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Britain’s Beavers

Britain’s Beavers

The Eurasian beaver (Castor fibre) is native to the UK and used to be widespread across England, Scotland and Wales. Beavers became extinct here in the 16th century, because of hunting for their pelt, meat and a secretion called castoreum which they use to mark their territory. The latter was once highly prized for use in perfumes, food and medicine.Over the past decade major efforts have been underway to reintroduce beavers into the British countryside. As a result, the Eurasian beaver has shown good recovery across much of its range.The National Trust recently announced that two pairs of beaver will be released in the south of England next spring, after their plans were approved by Natural England. These releases are part of the National Trust's wider plan to restore 25,000 hectares of "wildlife-rich" habitats by 2025.One pair is to be released into a fenced woodland in Holnicote near Exmoor in Somerset. The other pair is to be...
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Insect Declines Matter!

Insect Declines Matter!

We are witnessing the largest extinction event on earth since the late Permian… in other words, 250 million years ago.Over the past 50 years we have reduced Earths wildlife abundance dramatically and many of the species that were once prevalent are now few and far between. Much of our attention is given to large charismatic animals and little is given to the smaller, some say, less attractive animals.There are around one million known insect species, 41% of which are threatened with extinction. Staggeringly, there are estimated to be another four million insect species that we have yet to discover [1]. Although we are decades away from cataloguing the insect diversity of this planet, it is likely that many species will be lost before we ever recognised they existed.More recently, evidence suggests that insect abundance has fallen by more than 50% since 1970, yet most people are unaware and have not even noticed that anything has changed....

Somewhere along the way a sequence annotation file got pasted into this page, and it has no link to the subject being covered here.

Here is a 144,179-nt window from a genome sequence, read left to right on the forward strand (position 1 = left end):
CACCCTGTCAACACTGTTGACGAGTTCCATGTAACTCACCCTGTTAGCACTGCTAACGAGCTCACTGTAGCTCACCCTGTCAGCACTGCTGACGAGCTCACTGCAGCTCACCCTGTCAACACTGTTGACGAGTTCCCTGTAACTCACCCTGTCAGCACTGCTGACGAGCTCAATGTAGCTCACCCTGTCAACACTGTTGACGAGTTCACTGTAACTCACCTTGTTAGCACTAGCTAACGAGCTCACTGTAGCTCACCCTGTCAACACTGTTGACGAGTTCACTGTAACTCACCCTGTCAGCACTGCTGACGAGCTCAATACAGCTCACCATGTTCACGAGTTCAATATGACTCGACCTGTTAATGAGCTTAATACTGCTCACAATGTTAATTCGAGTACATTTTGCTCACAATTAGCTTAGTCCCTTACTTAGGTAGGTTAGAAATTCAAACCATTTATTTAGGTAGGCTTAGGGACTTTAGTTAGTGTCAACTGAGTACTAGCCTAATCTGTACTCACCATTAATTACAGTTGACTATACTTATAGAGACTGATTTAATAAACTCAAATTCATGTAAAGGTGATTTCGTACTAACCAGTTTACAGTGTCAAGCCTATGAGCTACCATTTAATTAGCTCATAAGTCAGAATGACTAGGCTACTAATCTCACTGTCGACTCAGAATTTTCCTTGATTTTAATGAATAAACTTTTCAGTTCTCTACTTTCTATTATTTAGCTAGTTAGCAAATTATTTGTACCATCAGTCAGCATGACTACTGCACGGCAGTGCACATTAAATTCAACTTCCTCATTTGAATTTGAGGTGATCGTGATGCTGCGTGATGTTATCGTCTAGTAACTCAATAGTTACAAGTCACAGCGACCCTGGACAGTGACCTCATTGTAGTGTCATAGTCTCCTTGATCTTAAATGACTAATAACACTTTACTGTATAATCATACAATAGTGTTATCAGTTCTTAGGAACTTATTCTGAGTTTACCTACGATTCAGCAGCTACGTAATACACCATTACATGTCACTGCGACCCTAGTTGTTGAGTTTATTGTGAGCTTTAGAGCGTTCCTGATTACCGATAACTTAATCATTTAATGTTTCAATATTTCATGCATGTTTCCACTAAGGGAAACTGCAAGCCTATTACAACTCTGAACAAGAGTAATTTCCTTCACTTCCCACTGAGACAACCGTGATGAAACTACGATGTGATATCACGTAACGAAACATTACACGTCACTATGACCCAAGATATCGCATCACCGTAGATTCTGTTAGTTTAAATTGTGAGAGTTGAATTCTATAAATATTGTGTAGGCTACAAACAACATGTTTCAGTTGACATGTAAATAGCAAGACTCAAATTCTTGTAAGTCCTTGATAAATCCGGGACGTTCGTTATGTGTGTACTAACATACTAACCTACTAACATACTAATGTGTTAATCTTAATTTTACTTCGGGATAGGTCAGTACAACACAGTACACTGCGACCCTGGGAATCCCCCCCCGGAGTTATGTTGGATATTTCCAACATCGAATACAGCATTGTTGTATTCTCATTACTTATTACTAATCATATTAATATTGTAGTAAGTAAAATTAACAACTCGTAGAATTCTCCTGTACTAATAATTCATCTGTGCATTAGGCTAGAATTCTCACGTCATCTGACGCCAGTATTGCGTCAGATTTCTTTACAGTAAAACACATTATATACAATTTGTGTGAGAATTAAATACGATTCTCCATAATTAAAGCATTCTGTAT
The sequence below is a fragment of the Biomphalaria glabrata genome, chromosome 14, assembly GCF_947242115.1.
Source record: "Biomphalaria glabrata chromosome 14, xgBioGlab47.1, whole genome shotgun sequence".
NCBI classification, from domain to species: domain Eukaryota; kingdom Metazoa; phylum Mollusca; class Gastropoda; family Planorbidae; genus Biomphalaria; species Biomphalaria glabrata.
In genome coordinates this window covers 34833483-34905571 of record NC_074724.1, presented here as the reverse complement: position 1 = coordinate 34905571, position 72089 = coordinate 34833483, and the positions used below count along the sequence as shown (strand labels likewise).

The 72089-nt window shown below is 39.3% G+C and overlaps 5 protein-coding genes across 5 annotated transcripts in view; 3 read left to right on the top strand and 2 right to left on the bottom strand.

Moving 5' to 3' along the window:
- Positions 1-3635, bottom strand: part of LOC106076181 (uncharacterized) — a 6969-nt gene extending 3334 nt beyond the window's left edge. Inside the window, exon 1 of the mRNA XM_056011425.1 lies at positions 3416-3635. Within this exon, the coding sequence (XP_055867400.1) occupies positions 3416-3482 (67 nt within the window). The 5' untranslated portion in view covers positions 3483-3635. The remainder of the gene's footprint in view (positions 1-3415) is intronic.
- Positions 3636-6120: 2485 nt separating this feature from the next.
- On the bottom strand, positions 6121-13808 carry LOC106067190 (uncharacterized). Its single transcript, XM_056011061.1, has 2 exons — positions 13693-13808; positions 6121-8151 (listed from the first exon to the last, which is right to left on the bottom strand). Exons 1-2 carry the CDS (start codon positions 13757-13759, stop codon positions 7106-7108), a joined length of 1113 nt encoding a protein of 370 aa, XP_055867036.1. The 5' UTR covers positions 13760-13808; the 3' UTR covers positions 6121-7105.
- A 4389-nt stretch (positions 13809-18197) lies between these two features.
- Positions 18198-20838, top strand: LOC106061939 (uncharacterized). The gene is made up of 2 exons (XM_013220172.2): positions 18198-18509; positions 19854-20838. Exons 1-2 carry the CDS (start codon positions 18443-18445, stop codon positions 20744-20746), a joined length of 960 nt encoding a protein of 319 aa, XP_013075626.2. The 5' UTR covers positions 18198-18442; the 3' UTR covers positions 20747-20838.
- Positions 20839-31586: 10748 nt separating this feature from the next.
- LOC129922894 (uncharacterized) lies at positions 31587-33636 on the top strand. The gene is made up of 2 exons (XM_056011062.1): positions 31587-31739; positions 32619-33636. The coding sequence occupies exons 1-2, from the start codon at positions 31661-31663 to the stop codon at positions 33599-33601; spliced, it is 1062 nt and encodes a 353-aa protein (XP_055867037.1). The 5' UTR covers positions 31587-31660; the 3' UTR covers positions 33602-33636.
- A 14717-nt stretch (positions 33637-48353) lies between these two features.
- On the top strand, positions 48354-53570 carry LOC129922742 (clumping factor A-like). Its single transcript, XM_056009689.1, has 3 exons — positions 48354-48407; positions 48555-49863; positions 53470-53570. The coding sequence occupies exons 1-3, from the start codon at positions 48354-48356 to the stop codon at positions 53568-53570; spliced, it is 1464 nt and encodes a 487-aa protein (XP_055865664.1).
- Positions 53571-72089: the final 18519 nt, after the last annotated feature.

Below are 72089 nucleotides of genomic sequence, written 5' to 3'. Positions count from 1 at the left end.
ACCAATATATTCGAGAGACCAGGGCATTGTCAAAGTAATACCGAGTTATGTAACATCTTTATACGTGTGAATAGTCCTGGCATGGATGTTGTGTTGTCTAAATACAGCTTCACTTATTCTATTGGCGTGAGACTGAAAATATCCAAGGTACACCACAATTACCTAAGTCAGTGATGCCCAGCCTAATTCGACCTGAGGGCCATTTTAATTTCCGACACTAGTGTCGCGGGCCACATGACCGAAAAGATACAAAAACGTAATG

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The decline of our prickly neighbours

The decline of our prickly neighbours

Hedgehogs are in serious decline in the UK and we need to do all we can to help them. Please try to create hedgehog friendly places in your garden (a wood pile for example) and try not to use slug pellets - let the hedgehogs do the job for you! If you see a hedgehog in the daylight it is likely to be sick, so pick it up with gardening gloves or a towel and put it in a cardboard box in the quiet, warm and dark. Call 01584 890 801 to speak to the British Hedgehog Preservation Society, or go to https://www.britishhedgehogs.org.uk for more advice....